The purpose of this study was to evaluate whether knee and hip pain are more prevalent with contralateral foot pain than with ipsilateral foot pain in a population-based sample of men and women.
Members of the Framingham Foot Study received a validated foot examination evaluating specific foot disorders, pain, pain location (including side of pain) and pain severity.
To assess pain at other sites, participants were given a diagram of the body with ten joint regions highlighted (shoulders, elbows, hips, wrists, knees, ankles, neck, upper back, middle back, and lower back) and asked questions.
From the information collected on foot, hip and knee pain, three four-category variables were created to indicate participants with no pain, bilateral pain, left-sided pain only or right-sided pain only for each pain location (foot, hip, and knee).
Age, height and weight were collected at the foot examination.
Descriptive statistics were generated for study variables using means and standard deviations or percentages where appropriate.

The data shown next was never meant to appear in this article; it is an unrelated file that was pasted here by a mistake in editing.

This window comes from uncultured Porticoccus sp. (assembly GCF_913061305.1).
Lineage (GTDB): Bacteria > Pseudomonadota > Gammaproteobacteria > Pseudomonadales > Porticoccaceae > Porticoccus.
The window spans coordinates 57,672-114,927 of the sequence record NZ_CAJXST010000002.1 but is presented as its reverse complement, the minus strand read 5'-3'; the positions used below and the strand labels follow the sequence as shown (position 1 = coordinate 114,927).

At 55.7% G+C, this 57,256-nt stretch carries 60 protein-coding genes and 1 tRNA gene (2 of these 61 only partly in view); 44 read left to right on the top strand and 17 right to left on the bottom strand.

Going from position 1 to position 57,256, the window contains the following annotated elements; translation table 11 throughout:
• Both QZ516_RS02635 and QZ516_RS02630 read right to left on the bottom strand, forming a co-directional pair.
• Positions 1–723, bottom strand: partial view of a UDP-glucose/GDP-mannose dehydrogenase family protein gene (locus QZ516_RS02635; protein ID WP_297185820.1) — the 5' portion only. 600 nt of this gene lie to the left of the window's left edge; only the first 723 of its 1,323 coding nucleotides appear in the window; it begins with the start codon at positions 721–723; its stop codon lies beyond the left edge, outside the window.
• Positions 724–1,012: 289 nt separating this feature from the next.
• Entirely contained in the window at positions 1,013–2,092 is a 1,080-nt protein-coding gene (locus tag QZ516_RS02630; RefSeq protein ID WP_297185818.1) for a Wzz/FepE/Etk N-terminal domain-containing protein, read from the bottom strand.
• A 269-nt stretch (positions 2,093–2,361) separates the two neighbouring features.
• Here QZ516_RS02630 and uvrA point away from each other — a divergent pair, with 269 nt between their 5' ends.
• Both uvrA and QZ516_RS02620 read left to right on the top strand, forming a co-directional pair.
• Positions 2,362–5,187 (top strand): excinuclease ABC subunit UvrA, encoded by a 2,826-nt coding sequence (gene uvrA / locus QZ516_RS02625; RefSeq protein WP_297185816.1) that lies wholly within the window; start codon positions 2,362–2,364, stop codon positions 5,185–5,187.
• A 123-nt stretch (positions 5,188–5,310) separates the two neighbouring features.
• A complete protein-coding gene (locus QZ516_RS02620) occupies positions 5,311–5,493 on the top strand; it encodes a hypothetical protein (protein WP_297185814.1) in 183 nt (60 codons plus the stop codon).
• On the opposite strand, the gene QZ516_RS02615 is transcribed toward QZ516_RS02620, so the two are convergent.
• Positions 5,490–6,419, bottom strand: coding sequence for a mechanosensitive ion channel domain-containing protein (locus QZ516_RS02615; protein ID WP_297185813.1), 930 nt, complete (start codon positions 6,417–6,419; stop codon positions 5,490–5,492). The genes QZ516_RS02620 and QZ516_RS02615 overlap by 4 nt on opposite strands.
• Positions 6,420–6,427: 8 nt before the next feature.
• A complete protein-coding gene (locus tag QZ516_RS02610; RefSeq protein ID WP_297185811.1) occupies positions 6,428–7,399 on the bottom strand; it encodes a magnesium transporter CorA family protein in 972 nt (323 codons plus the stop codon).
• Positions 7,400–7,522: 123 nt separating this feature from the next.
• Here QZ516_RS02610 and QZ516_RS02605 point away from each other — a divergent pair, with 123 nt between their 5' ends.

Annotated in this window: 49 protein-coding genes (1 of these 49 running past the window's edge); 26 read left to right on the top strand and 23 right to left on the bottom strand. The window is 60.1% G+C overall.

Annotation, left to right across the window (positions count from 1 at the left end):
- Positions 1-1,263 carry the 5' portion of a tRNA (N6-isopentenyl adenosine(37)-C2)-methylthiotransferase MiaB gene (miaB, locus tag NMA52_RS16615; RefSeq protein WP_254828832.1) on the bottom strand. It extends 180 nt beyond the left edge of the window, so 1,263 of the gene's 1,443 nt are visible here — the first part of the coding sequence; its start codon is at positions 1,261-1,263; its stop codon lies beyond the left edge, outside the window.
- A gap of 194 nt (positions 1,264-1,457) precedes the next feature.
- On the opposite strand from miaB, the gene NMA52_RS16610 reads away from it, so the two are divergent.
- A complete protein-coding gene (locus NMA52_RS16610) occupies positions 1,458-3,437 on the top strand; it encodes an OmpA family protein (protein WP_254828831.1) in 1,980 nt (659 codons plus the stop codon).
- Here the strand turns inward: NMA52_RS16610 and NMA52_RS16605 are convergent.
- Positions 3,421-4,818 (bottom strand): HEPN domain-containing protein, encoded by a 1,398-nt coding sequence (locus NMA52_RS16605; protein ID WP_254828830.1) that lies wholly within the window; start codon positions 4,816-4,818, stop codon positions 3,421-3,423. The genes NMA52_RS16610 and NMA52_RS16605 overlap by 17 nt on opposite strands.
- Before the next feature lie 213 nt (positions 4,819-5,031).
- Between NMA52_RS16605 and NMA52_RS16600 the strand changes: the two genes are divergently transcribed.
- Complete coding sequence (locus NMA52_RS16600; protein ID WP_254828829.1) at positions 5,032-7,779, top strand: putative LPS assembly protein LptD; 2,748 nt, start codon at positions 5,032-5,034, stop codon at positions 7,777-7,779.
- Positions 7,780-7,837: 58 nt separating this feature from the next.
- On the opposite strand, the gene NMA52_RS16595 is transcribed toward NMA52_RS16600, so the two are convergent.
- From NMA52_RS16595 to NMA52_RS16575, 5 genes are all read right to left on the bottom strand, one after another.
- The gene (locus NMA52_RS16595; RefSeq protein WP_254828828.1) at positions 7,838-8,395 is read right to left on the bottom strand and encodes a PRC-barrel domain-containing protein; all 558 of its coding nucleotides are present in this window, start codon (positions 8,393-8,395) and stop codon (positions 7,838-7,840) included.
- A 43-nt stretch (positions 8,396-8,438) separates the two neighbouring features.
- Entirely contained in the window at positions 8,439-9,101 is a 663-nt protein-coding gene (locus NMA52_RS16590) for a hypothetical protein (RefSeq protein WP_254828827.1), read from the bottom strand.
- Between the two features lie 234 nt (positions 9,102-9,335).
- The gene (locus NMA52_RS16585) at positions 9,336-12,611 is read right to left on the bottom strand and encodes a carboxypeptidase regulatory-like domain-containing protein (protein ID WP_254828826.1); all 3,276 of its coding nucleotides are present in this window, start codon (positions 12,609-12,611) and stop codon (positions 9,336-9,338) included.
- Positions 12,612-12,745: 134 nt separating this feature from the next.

The multinomial logistic regression models allowed the authors to examine the association between contralateral pain (foot pain on the opposite side as the hip or knee pain) and ipsilateral pain (foot pain on the same side as the hip or knee pain).
The authors found that foot pain was associated with bilateral and ipsilateral knee pain in men and women.
Foot pain was also associated with ipsilateral hip pain in men, whereas in women bilateral foot pain was associated with ipsilateral, contralateral and bilateral hip pain.
A theory that may explain these results examines the correlated and compensatory postures and movements of an individual.
These findings advocate for a change in the paradigm of how patients with lower extremity pain should be evaluated clinically.
For clinicians who provide foot-related care, asking patients about hip or knee pain may provide further insights.
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